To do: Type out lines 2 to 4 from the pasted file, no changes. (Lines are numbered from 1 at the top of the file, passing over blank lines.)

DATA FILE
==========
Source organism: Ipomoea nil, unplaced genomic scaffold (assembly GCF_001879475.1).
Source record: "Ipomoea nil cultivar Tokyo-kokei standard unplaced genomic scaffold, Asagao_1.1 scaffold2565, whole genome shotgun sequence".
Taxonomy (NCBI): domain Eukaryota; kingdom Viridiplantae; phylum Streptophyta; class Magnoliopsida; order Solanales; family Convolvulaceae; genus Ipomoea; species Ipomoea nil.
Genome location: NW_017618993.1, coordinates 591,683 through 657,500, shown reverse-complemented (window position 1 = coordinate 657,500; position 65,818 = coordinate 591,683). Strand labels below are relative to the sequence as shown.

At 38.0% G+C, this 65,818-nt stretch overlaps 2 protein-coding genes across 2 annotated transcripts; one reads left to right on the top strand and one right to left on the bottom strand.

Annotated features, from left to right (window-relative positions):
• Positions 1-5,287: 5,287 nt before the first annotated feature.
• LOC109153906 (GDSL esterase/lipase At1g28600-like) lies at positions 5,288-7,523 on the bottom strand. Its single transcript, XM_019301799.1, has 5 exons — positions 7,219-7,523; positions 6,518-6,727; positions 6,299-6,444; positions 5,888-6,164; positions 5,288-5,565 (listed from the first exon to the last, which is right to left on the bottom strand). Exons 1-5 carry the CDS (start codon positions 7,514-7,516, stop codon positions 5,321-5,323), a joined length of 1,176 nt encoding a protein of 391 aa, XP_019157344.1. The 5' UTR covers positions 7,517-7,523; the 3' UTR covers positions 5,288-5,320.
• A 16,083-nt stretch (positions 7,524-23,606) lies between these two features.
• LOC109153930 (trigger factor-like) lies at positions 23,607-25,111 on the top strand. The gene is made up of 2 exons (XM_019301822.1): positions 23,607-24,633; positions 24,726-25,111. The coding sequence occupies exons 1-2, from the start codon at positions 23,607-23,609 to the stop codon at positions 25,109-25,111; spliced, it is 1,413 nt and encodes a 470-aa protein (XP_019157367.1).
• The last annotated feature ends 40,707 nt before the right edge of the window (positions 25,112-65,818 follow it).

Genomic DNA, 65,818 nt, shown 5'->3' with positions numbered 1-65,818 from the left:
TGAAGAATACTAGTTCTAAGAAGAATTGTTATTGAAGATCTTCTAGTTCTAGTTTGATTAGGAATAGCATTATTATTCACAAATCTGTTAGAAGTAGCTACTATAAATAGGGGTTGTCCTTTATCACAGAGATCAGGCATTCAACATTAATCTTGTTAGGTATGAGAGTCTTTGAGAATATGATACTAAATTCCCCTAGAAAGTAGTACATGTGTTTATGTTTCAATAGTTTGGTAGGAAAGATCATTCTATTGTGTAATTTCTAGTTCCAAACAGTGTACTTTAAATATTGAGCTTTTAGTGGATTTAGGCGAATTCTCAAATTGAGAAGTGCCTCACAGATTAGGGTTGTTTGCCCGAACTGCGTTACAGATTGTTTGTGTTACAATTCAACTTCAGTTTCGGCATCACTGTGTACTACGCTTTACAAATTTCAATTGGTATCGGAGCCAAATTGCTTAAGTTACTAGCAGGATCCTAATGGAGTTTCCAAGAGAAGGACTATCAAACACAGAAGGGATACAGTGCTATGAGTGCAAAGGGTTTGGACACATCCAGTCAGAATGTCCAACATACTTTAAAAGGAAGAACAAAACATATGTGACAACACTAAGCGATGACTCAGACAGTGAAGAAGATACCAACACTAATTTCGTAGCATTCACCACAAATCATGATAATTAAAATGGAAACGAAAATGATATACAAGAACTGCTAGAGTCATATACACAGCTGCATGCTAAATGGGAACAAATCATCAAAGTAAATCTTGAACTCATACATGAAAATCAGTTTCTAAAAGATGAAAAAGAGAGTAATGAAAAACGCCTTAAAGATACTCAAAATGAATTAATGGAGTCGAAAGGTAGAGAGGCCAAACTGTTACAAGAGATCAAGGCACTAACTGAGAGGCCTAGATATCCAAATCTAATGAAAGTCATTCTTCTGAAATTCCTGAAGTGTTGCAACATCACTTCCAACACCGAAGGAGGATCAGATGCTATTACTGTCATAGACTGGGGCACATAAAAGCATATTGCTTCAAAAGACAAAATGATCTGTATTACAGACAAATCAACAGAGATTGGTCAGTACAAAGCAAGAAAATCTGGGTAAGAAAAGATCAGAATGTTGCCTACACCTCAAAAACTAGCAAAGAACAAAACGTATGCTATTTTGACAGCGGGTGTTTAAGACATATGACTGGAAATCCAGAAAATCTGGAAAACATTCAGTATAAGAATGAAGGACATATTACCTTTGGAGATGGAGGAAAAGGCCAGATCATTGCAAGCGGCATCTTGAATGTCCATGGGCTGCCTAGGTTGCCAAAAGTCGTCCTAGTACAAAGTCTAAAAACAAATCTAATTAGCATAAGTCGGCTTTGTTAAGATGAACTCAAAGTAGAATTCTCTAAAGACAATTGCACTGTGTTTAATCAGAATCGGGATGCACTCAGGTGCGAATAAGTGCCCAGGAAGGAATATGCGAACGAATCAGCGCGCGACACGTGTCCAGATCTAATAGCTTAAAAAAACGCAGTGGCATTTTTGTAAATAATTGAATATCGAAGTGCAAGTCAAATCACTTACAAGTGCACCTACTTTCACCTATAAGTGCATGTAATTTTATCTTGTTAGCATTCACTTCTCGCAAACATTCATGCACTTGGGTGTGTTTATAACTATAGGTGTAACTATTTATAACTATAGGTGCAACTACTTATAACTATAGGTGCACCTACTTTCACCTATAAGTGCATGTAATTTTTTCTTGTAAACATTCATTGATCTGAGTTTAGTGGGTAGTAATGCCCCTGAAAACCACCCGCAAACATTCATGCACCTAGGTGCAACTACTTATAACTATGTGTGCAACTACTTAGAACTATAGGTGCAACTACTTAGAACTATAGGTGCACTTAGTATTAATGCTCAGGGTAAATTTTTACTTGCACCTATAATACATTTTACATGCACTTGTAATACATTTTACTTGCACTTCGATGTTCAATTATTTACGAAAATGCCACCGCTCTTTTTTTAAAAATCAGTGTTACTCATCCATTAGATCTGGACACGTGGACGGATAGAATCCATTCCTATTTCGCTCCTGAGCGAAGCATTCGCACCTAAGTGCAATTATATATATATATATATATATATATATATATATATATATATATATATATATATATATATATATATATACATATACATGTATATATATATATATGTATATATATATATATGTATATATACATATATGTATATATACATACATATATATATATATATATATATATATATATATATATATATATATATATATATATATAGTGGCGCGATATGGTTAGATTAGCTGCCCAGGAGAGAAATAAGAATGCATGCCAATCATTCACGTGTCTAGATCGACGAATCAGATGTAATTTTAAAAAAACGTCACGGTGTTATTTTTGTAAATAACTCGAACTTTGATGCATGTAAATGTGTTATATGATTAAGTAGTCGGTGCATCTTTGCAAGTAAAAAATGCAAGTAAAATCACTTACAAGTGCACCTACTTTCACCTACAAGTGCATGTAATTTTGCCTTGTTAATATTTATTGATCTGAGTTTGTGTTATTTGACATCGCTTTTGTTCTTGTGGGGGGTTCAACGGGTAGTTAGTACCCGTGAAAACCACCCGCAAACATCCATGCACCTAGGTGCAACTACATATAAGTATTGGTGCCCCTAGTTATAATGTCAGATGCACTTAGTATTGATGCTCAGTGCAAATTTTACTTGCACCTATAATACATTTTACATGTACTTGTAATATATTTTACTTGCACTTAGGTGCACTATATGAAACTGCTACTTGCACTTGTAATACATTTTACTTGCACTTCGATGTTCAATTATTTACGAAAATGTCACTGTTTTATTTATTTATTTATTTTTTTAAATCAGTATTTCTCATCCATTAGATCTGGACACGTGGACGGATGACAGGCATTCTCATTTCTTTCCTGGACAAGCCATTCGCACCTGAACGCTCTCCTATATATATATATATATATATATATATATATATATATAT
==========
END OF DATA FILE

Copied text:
Source record: "Ipomoea nil cultivar Tokyo-kokei standard unplaced genomic scaffold, Asagao_1.1 scaffold2565, whole genome shotgun sequence".
Taxonomy (NCBI): domain Eukaryota; kingdom Viridiplantae; phylum Streptophyta; class Magnoliopsida; order Solanales; family Convolvulaceae; genus Ipomoea; species Ipomoea nil.
Genome location: NW_017618993.1, coordinates 591,683 through 657,500, shown reverse-complemented (window position 1 = coordinate 657,500; position 65,818 = coordinate 591,683). Strand labels below are relative to the sequence as shown.